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Solar & Alternative Energy

Efficient solar energy storage for light and dark conditions

A photoelectrochemical cell using all-vanadium redox species could offer efficient and large-scale solar energy storage, even under dark conditions.
29 September 2015, SPIE Newsroom. DOI: 10.1117/2.1201509.006110

Sunlight is one of the most abundant renewable energy sources, and the ability to harness it offers a sustainable solution to energy shortages. Despite this potential, however, conventional solid-state solar cells can generate only intermittent power. One alternative is chemical fuel (for example, hydrogen) produced by artificial photosynthesis, which offers the promise of converting and storing solar energy. Thus far, no such schemes have been realized commercially because of major shortcomings, for example, low efficiency and poor storage options for hydrogen.

To overcome these problems, we developed an all-vanadium photo-electrochemical storage cell (all-V PESC)1–4 to improve the efficiency of large-scale solar energy storage schemes. Figure 1 shows potential application of the system. Our design takes advantage of reversible redox reactants, namely, vanadium redox. These remain in liquid form during photocharge and discharge, and are therefore advantageous for easy storage and high capacity. Most importantly, when combined with an electrode hybrid of tungsten(VI) oxide (WO3) or titanium dioxide (TiO2), the cell offers good reversibility, significant improvement in photocurrent, and high-capacity electron storage,2, 3 which could enable continuous solar energy storage, even under dark conditions.

Figure 1. Schematic of the all-vanadium photoelectrochemical storage cell (all-V PESC), which would work under both light and dark conditions. Solar energy is stored during the day in the form of chemical energy in the storage tank. The electrons, stored using a hybrid electrode, continue solar energy conversion even under dark conditions. At night, the stored energy is converted to electricity using a flow battery.

Previously, we showed2,3 how we could enable electron storage by a phenomenon called photochromism.5, 6 We found that, in a typical WO3/TiO2 hybrid electrode, formation of hydrogen tungsten bronze (HxWO3) is responsible for both reversible electron storage and release, under light and dark conditions, respectively. The amount of stored electrons is proportional to WO3 content in the hybrid electrode. Recently, we also discovered a synergy between vanadium redox and reversible electron storage in the all-V PESC.3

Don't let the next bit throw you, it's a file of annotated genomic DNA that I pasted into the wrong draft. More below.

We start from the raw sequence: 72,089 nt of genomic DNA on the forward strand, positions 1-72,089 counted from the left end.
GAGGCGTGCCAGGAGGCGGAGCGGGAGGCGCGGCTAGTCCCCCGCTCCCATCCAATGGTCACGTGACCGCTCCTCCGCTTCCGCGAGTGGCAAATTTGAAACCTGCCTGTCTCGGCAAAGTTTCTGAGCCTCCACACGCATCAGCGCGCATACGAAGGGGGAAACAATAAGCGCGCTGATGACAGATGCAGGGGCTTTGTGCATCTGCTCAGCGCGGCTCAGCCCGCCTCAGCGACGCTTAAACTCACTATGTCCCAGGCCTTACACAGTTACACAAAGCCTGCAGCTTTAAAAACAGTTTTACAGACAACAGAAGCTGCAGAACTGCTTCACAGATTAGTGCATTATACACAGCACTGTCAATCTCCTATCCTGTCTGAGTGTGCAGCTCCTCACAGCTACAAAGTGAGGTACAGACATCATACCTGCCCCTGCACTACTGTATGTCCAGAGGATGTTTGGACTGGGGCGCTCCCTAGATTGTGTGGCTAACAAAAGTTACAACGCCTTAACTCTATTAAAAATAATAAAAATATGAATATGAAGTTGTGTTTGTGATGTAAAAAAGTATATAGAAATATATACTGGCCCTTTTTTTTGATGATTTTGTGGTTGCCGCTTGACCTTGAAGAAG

To understand the electron storage mechanism, we investigated three electrolyte (anolyte and catholyte) combinations in an experimental photoelectrochemical (PEC) storage cell: see Figure 2(a). First, we employed 3 M of sulfuric acid (H2SO4) as both the anolyte and catholyte: see Figure 2(b). Second, we formed an all-V PESC using all-vanadium electrolytes and WO3/TiO2 hybrid electrodes with different WO3 content: see Figure 2(c). When coupled with vanadium redox species in an all-V PESC, the WO3/TiO2 hybrid electrode (with 24wt% WO3 content) offers long-term electron storage, good storage reversibility, and significant improvement in both photocurrent and dark current (resulting from release of the stored electrons). Finally, to distinguish the scavenging effects of holes and electrons by vanadium redox in electron storage, we used vanadium redox species only as either the anolyte or catholyte in the PEC storage cell. Figure 2(d) shows the photocurrent curve for the all-V PESC when we swapped the 0.01M V3+ catholyte (using a hybrid electrode with 24wt% WO3) for 3M H2SO4 at the counter electrode—the black curve in Figure 2(d)—while the anolyte remained the same. We observed a significant reduction in both photocurrent and dark current, compared with the case when only the anolyte was replaced: shown in the red curve in Figure 2(d).